The Desolation of Smaug is the meat in the Hobbit sandwich – the middle part in Peter Jackson’s gargantuan, three-film adaptation of J R R Tolkien’s slender novel. It is every bit as difficult to digest as its predecessor. With more than a dozen principal characters and a stringy plot that pulls in all sorts of different directions at once, Smaug is sometimes very gristly fare, indeed. Nonetheless, what makes it palatable is the relish with which it is served up.
Jackson gives us rousing, matinee-style action, which rekindles memories both of old Ray Harryhausen creature-driven fantasies and of Douglas Fairbanks swashbucklers. For all its use of 3D and digital technology, this is an old-fashioned romp at heart – a piece of pure cinematic escapism. It starts confusingly, ends abruptly and doesn’t even begin to tidy up all its own loose ends but Smaug still has enough spectacle, sleight-of-hand, action and lyricism to enrapture most viewers.
As the film begins, Bilbo Baggins (Martin Freeman), the wizard Gandalf (Ian McKellen) and the 13 dwarves are still on the way to the Lonely Mountain in their bid to reclaim the lost dwarf kingdom of Erebor. They’re being preyed on by orcs, the verminous creatures that look like more muscular versions of Nosferatu. Bilbo has the magic ring he took from Gollum, which grants him the gift of invisibility.
The Desolation of Smaug is close to three hours long and takes its time to build up momentum. In the early scenes, the absurdly bombastic declamations of Thorin (Richard Armitage) sometimes grate. We’re not sure why the dwarves are seeking refuge with Beorn (Mikael Persbrandt), a skin-changer who, moments before, in the guise of a bear, has been trying to eat them.
It’s only when the dwarves enter the deep, dark forest of Mirkwood that the tempo begins to pick up. In the film’s first really memorable set-piece, we see Bilbo fighting a swarm of giant black spiders who’ve taken his friends captive and have them wrapped up in their silky webs, ready to be eaten. These spiders are very creepy and life-like. They tend to mutter away and salivate before meal time. Jackson uses the 3D to heighten their predatory quality and to give viewers a sense that they are coming after us with their over-sized mandibles as well.
The dwarves are “rescued” by Wood-elves whose intentions toward them turn out to be far from amicable. Among them is the beautiful Tauriel (Evangeline Lilly), who seems to be the franchise’s answer to Katniss Everdeen from The Hunger Games. She, too, is a warrior princess type who can shoot arrows from her bow with a machine gun-like rapidity.
The further the dwarves’ mission progresses, the more complicated and convoluted the plot becomes. One of Jackson’s problems is that he can’t tell multiple stories at once. His focus for the greater part of the film is on Bilbo and the dwarves. Gandalf embarks on his own solo mission. When he does so, he all but slips out of mind.
There are disconcerting cameos. (This must be one of Cate Blanchett’s shortest screen appearances). As if worried that the audience might begin to wilt under an overload of information and too many close-ups of men with extreme amounts of facial hair, Jackson very wisely throws in plentiful chases and battles to pep matters up. In one tremendous sequence that could come straight out of an old Western, we see the dwarves in wine barrels bobbing down a fast-flowing river with the orcs in murderous pursuit. There is an equally effective and atmospheric scene in which Bard the Bowman (a soulful Luke Evans) smuggles them to Lake-town. This crumbling port seems modelled by the production designers on the London of Samuel Pepys and is presided over by the louche and venal Master (Stephen Fry).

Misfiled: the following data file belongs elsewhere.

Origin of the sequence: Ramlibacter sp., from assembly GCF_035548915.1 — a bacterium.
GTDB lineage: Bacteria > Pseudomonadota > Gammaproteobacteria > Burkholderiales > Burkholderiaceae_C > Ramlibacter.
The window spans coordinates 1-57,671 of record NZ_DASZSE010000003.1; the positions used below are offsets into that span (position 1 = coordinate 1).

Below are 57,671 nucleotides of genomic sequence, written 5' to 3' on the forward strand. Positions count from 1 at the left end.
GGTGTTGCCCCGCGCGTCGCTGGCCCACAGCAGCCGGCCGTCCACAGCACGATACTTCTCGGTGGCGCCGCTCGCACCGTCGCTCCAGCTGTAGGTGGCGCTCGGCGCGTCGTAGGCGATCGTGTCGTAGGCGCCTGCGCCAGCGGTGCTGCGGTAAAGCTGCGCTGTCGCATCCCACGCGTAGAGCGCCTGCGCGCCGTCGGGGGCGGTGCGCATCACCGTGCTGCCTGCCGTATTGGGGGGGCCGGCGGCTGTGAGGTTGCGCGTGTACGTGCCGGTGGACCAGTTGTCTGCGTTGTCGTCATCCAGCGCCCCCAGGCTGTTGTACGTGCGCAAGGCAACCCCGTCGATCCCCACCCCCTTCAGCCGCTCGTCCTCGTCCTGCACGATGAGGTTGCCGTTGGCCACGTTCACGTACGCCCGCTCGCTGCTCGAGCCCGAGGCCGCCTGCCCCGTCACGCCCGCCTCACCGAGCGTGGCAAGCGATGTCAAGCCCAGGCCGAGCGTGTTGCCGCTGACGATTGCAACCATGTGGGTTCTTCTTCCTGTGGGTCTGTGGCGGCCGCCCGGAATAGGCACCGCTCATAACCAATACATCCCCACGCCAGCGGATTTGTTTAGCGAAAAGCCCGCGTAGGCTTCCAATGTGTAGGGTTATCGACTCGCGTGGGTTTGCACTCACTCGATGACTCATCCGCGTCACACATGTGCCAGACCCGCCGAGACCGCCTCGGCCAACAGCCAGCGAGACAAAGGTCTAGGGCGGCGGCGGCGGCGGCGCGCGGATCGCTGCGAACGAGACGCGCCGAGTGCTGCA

Jackson’s attempts at leavening a dark and gothic story with humour are only fitfully effective. While Armitage plays Thorin as a saturnine figure with a taste for war, the other dwarves sometimes seem as if they’re on leave from Dad’s Army or an Asterix cartoon. One talks of needing “just a jiffy” to complete a crucial task. Others grumble about the money they have to pay Bard. Their joshing seems incongruous given the Wagnerian tone of much of the film (heightened by Howard Shore’s solemn and portentous music).
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The one character here who is given at least some depth and complexity is Bilbo, for whom the journey here is a rite of passage. He has an everyman quality that the dwarves lack. In the first Hobbit film, he was pitted against Gollum in a battle of wits. Here, his antagonist is Smaug (Benedict Cumberbatch), a very well-spoken and conceited dragon whom he encounters deep inside the Lonely Mountain. Their verbal jousting – in between moments of fire-breathing – provides the film with its longest sequence in which two characters actually talk together. The very idea of loquacious dragons invokes memories of old British TV Listerine ads and whimsical Disney films but the scene between Smaug and Bilbo is well-handled. Helped by Cumberbatch’s sardonic delivery, Jackson manages to show us Smaug’s narcissism without undercutting the character’s menace.
Making The Hobbit as a three-film trilogy was always going to be a messy endeavour. There are aspects to The Desolation of Smaug that are very clunky, indeed. You have the sense of Jackson and his team struggling to get a big and unwieldy machine moving again. However, once the film is properly underway, we stop noticing the mechanics. Audiences hope that a fantasy such as The Hobbit will take them into another world in which they can lose themselves. On this front, Jackson and his team certainly deliver what they promise, even if they take their time to crank the engines up.
Peter Jackson, 161 mins Starring: Ian McKellen, Martin Freeman, Richard Armitage, Mikael Persbrandt
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